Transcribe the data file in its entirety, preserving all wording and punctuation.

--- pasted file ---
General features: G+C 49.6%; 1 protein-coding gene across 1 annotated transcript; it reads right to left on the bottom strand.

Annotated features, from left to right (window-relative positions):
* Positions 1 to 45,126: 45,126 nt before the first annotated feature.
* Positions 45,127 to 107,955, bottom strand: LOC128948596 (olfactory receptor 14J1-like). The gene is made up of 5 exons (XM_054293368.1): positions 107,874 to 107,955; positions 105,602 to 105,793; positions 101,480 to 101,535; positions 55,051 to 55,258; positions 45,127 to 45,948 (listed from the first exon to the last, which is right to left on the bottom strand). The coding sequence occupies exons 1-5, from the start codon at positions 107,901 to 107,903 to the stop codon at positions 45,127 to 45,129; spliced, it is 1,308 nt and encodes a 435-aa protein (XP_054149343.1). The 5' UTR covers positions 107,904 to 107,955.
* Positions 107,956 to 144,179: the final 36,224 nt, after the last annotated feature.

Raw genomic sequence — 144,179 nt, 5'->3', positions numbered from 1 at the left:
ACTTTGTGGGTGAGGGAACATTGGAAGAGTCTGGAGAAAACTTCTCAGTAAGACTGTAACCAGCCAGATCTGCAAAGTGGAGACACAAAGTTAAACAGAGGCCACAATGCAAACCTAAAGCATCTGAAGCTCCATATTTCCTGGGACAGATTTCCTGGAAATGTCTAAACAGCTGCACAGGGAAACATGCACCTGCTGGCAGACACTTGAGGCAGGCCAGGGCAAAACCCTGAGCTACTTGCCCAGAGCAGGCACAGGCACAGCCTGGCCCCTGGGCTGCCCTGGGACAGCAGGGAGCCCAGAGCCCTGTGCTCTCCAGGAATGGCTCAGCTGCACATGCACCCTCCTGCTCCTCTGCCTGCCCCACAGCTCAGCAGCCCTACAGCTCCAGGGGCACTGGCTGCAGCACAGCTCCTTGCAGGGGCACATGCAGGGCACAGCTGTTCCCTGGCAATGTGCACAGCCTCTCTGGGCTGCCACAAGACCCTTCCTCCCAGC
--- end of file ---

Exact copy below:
General features: G+C 49.6%; 1 protein-coding gene across 1 annotated transcript; it reads right to left on the bottom strand.

Annotated features, from left to right (window-relative positions):
* Positions 1 to 45,126: 45,126 nt before the first annotated feature.
* Positions 45,127 to 107,955, bottom strand: LOC128948596 (olfactory receptor 14J1-like). The gene is made up of 5 exons (XM_054293368.1): positions 107,874 to 107,955; positions 105,602 to 105,793; positions 101,480 to 101,535; positions 55,051 to 55,258; positions 45,127 to 45,948 (listed from the first exon to the last, which is right to left on the bottom strand). The coding sequence occupies exons 1-5, from the start codon at positions 107,901 to 107,903 to the stop codon at positions 45,127 to 45,129; spliced, it is 1,308 nt and encodes a 435-aa protein (XP_054149343.1). The 5' UTR covers positions 107,904 to 107,955.
* Positions 107,956 to 144,179: the final 36,224 nt, after the last annotated feature.

Raw genomic sequence — 144,179 nt, 5'->3', positions numbered from 1 at the left:
ACTTTGTGGGTGAGGGAACATTGGAAGAGTCTGGAGAAAACTTCTCAGTAAGACTGTAACCAGCCAGATCTGCAAAGTGGAGACACAAAGTTAAACAGAGGCCACAATGCAAACCTAAAGCATCTGAAGCTCCATATTTCCTGGGACAGATTTCCTGGAAATGTCTAAACAGCTGCACAGGGAAACATGCACCTGCTGGCAGACACTTGAGGCAGGCCAGGGCAAAACCCTGAGCTACTTGCCCAGAGCAGGCACAGGCACAGCCTGGCCCCTGGGCTGCCCTGGGACAGCAGGGAGCCCAGAGCCCTGTGCTCTCCAGGAATGGCTCAGCTGCACATGCACCCTCCTGCTCCTCTGCCTGCCCCACAGCTCAGCAGCCCTACAGCTCCAGGGGCACTGGCTGCAGCACAGCTCCTTGCAGGGGCACATGCAGGGCACAGCTGTTCCCTGGCAATGTGCACAGCCTCTCTGGGCTGCCACAAGACCCTTCCTCCCAGC